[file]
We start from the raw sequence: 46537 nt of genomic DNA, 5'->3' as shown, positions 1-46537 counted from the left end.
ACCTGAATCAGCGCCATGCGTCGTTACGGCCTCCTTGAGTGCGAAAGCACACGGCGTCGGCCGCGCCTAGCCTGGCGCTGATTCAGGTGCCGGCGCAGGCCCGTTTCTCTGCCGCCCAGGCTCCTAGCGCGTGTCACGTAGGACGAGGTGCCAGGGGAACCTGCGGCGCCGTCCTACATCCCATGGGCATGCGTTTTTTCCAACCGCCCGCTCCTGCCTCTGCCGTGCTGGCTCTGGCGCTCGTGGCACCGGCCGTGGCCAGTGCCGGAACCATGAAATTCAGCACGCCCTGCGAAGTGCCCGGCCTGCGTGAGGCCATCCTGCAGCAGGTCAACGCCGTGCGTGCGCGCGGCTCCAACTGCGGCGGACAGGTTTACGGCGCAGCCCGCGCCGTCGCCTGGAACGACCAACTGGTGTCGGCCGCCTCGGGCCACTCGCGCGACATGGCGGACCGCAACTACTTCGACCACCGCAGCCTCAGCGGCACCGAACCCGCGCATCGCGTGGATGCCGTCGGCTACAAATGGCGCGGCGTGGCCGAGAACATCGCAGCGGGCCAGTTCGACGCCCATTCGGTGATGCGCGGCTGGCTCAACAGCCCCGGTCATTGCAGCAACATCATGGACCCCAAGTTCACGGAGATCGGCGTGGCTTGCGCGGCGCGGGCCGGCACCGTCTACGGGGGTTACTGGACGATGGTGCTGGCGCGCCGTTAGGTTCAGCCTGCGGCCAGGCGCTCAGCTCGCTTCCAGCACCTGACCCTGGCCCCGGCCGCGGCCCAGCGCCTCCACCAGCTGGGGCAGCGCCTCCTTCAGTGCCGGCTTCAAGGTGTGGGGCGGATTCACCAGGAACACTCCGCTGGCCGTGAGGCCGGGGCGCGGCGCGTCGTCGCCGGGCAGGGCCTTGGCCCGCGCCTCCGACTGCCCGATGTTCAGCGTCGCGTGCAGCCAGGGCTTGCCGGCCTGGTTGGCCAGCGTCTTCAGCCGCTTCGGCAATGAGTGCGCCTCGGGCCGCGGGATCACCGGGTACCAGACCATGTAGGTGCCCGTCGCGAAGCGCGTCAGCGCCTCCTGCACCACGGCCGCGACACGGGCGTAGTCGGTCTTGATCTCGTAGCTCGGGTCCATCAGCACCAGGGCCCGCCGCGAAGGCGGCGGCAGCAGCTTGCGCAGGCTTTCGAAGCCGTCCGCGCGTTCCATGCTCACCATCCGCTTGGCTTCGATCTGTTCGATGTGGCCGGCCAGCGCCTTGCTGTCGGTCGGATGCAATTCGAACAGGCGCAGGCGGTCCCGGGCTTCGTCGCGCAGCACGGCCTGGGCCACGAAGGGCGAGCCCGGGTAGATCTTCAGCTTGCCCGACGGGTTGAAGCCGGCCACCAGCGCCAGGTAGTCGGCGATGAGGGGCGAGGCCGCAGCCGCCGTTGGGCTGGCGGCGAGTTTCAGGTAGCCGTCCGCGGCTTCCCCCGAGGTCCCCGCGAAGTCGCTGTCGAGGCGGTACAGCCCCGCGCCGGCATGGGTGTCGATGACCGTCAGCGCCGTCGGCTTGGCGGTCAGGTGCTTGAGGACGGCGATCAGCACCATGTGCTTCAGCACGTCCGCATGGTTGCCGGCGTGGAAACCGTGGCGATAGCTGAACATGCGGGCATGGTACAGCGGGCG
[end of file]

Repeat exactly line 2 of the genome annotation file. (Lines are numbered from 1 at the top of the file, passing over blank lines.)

ACCTGAATCAGCGCCATGCGTCGTTACGGCCTCCTTGAGTGCGAAAGCACACGGCGTCGGCCGCGCCTAGCCTGGCGCTGATTCAGGTGCCGGCGCAGGCCCGTTTCTCTGCCGCCCAGGCTCCTAGCGCGTGTCACGTAGGACGAGGTGCCAGGGGAACCTGCGGCGCCGTCCTACATCCCATGGGCATGCGTTTTTTCCAACCGCCCGCTCCTGCCTCTGCCGTGCTGGCTCTGGCGCTCGTGGCACCGGCCGTGGCCAGTGCCGGAACCATGAAATTCAGCACGCCCTGCGAAGTGCCCGGCCTGCGTGAGGCCATCCTGCAGCAGGTCAACGCCGTGCGTGCGCGCGGCTCCAACTGCGGCGGACAGGTTTACGGCGCAGCCCGCGCCGTCGCCTGGAACGACCAACTGGTGTCGGCCGCCTCGGGCCACTCGCGCGACATGGCGGACCGCAACTACTTCGACCACCGCAGCCTCAGCGGCACCGAACCCGCGCATCGCGTGGATGCCGTCGGCTACAAATGGCGCGGCGTGGCCGAGAACATCGCAGCGGGCCAGTTCGACGCCCATTCGGTGATGCGCGGCTGGCTCAACAGCCCCGGTCATTGCAGCAACATCATGGACCCCAAGTTCACGGAGATCGGCGTGGCTTGCGCGGCGCGGGCCGGCACCGTCTACGGGGGTTACTGGACGATGGTGCTGGCGCGCCGTTAGGTTCAGCCTGCGGCCAGGCGCTCAGCTCGCTTCCAGCACCTGACCCTGGCCCCGGCCGCGGCCCAGCGCCTCCACCAGCTGGGGCAGCGCCTCCTTCAGTGCCGGCTTCAAGGTGTGGGGCGGATTCACCAGGAACACTCCGCTGGCCGTGAGGCCGGGGCGCGGCGCGTCGTCGCCGGGCAGGGCCTTGGCCCGCGCCTCCGACTGCCCGATGTTCAGCGTCGCGTGCAGCCAGGGCTTGCCGGCCTGGTTGGCCAGCGTCTTCAGCCGCTTCGGCAATGAGTGCGCCTCGGGCCGCGGGATCACCGGGTACCAGACCATGTAGGTGCCCGTCGCGAAGCGCGTCAGCGCCTCCTGCACCACGGCCGCGACACGGGCGTAGTCGGTCTTGATCTCGTAGCTCGGGTCCATCAGCACCAGGGCCCGCCGCGAAGGCGGCGGCAGCAGCTTGCGCAGGCTTTCGAAGCCGTCCGCGCGTTCCATGCTCACCATCCGCTTGGCTTCGATCTGTTCGATGTGGCCGGCCAGCGCCTTGCTGTCGGTCGGATGCAATTCGAACAGGCGCAGGCGGTCCCGGGCTTCGTCGCGCAGCACGGCCTGGGCCACGAAGGGCGAGCCCGGGTAGATCTTCAGCTTGCCCGACGGGTTGAAGCCGGCCACCAGCGCCAGGTAGTCGGCGATGAGGGGCGAGGCCGCAGCCGCCGTTGGGCTGGCGGCGAGTTTCAGGTAGCCGTCCGCGGCTTCCCCCGAGGTCCCCGCGAAGTCGCTGTCGAGGCGGTACAGCCCCGCGCCGGCATGGGTGTCGATGACCGTCAGCGCCGTCGGCTTGGCGGTCAGGTGCTTGAGGACGGCGATCAGCACCATGTGCTTCAGCACGTCCGCATGGTTGCCGGCGTGGAAACCGTGGCGATAGCTGAACATGCGGGCATGGTACAGCGGGCG